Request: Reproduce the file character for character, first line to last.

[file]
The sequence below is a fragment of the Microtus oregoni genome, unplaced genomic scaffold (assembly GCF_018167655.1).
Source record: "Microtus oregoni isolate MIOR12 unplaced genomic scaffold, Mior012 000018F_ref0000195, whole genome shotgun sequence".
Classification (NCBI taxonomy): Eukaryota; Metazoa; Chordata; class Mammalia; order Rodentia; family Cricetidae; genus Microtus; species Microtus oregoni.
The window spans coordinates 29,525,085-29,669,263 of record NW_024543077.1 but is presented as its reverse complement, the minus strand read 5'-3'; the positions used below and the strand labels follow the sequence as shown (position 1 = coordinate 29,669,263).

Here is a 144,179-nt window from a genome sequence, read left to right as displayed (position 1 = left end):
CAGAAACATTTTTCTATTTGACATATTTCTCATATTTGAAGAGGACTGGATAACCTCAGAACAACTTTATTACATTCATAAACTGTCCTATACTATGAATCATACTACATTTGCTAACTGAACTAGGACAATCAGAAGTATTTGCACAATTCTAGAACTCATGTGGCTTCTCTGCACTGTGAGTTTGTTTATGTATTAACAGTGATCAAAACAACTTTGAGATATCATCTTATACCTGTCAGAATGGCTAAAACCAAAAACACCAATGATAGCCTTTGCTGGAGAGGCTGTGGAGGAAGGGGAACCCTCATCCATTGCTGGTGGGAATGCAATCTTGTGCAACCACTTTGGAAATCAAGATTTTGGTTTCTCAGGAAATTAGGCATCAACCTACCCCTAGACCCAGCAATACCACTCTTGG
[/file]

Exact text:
The sequence below is a fragment of the Microtus oregoni genome, unplaced genomic scaffold (assembly GCF_018167655.1).
Source record: "Microtus oregoni isolate MIOR12 unplaced genomic scaffold, Mior012 000018F_ref0000195, whole genome shotgun sequence".
Classification (NCBI taxonomy): Eukaryota; Metazoa; Chordata; class Mammalia; order Rodentia; family Cricetidae; genus Microtus; species Microtus oregoni.
The window spans coordinates 29,525,085-29,669,263 of record NW_024543077.1 but is presented as its reverse complement, the minus strand read 5'-3'; the positions used below and the strand labels follow the sequence as shown (position 1 = coordinate 29,669,263).

Here is a 144,179-nt window from a genome sequence, read left to right as displayed (position 1 = left end):
CAGAAACATTTTTCTATTTGACATATTTCTCATATTTGAAGAGGACTGGATAACCTCAGAACAACTTTATTACATTCATAAACTGTCCTATACTATGAATCATACTACATTTGCTAACTGAACTAGGACAATCAGAAGTATTTGCACAATTCTAGAACTCATGTGGCTTCTCTGCACTGTGAGTTTGTTTATGTATTAACAGTGATCAAAACAACTTTGAGATATCATCTTATACCTGTCAGAATGGCTAAAACCAAAAACACCAATGATAGCCTTTGCTGGAGAGGCTGTGGAGGAAGGGGAACCCTCATCCATTGCTGGTGGGAATGCAATCTTGTGCAACCACTTTGGAAATCAAGATTTTGGTTTCTCAGGAAATTAGGCATCAACCTACCCCTAGACCCAGCAATACCACTCTTGG